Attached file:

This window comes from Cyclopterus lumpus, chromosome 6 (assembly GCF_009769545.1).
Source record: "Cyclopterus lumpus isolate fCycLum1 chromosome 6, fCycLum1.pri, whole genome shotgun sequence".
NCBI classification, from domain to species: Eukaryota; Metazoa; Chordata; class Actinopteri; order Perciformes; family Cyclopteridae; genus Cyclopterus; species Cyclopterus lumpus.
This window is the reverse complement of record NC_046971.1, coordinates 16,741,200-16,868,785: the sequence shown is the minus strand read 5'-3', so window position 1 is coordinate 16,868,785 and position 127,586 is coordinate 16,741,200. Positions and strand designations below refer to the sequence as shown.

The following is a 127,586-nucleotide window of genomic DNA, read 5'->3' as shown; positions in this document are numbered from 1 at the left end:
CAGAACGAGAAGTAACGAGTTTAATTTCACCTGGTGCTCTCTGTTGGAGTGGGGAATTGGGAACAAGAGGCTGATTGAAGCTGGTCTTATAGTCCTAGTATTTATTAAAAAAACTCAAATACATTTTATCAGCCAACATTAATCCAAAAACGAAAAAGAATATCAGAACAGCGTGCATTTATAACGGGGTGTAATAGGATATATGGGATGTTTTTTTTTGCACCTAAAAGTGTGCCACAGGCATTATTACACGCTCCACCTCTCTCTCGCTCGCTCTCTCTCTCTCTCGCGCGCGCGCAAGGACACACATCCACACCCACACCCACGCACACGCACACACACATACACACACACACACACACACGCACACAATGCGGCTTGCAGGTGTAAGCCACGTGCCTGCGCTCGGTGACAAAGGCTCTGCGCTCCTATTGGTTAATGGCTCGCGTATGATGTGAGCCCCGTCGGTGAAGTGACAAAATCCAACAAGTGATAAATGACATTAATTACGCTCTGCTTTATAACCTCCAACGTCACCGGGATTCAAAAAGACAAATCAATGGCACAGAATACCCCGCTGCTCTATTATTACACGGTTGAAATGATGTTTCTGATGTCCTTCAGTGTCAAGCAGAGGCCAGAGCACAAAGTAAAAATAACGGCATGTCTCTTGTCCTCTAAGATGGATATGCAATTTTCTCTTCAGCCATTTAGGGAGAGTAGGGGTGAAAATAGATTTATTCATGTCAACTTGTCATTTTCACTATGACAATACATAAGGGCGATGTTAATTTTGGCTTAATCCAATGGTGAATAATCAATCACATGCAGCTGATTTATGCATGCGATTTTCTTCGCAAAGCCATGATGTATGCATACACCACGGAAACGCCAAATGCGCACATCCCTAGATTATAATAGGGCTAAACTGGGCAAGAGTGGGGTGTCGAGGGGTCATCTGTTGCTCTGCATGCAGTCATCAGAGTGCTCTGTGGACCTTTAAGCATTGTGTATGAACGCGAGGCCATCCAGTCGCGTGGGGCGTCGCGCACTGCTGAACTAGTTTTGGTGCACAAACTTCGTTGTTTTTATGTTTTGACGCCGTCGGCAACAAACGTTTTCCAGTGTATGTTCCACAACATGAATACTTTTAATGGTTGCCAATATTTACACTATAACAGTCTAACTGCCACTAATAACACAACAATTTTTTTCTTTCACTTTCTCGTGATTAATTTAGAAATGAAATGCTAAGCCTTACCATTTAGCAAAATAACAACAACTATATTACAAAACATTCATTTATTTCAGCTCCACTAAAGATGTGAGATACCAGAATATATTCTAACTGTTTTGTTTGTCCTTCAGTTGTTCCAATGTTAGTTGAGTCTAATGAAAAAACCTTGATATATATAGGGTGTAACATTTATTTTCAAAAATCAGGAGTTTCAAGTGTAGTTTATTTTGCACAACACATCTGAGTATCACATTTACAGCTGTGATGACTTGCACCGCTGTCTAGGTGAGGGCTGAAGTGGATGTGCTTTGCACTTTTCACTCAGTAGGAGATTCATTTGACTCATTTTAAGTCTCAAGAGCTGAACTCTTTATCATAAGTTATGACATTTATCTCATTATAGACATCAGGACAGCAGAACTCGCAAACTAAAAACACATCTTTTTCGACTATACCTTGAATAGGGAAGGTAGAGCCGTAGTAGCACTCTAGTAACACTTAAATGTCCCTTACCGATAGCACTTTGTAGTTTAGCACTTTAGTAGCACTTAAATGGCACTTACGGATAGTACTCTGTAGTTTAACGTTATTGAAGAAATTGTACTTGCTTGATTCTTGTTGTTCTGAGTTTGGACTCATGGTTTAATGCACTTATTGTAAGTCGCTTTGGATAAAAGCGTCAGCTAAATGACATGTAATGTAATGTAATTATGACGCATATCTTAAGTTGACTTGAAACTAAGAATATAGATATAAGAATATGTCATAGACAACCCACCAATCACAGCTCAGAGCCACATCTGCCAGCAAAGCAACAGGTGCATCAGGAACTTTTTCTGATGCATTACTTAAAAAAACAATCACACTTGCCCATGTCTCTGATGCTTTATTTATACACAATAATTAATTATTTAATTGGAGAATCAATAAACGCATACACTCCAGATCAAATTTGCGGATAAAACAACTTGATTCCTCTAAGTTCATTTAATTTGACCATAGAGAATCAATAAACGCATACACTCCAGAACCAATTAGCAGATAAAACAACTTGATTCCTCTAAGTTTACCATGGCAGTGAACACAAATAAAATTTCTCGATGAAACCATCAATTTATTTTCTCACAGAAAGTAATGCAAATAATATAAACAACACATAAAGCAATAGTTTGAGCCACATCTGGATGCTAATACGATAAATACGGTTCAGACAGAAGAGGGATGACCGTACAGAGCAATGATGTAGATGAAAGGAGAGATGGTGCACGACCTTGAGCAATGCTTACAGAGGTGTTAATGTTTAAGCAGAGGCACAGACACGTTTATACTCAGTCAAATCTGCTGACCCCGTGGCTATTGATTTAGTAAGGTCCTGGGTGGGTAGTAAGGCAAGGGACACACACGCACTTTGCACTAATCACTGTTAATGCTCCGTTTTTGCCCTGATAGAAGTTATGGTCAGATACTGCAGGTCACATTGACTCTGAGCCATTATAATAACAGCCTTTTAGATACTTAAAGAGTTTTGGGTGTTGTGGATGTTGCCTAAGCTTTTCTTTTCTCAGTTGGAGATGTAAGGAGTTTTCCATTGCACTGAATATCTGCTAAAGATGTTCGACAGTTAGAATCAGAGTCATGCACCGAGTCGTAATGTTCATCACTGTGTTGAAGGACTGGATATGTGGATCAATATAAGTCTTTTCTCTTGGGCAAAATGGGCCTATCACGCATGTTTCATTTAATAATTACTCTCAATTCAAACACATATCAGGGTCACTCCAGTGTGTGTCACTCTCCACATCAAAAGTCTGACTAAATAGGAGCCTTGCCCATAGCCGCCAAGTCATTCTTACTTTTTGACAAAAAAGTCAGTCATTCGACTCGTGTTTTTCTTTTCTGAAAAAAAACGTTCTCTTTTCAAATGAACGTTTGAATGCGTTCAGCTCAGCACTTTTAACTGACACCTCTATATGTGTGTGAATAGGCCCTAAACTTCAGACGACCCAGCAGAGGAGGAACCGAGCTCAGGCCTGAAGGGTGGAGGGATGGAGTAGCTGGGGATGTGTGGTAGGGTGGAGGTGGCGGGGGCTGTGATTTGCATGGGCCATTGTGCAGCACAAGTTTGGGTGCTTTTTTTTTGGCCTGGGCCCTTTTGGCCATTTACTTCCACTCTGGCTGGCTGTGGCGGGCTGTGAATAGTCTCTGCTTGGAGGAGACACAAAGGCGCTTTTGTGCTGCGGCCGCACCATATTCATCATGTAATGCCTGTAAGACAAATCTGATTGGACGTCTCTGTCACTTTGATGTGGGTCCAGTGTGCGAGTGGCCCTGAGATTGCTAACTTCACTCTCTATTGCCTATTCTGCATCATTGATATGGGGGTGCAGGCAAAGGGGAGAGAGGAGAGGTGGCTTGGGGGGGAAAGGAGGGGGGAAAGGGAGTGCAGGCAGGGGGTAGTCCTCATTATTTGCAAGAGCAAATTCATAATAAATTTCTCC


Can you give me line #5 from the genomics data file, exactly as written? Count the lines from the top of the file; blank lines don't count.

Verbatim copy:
The following is a 127,586-nucleotide window of genomic DNA, read 5'->3' as shown; positions in this document are numbered from 1 at the left end: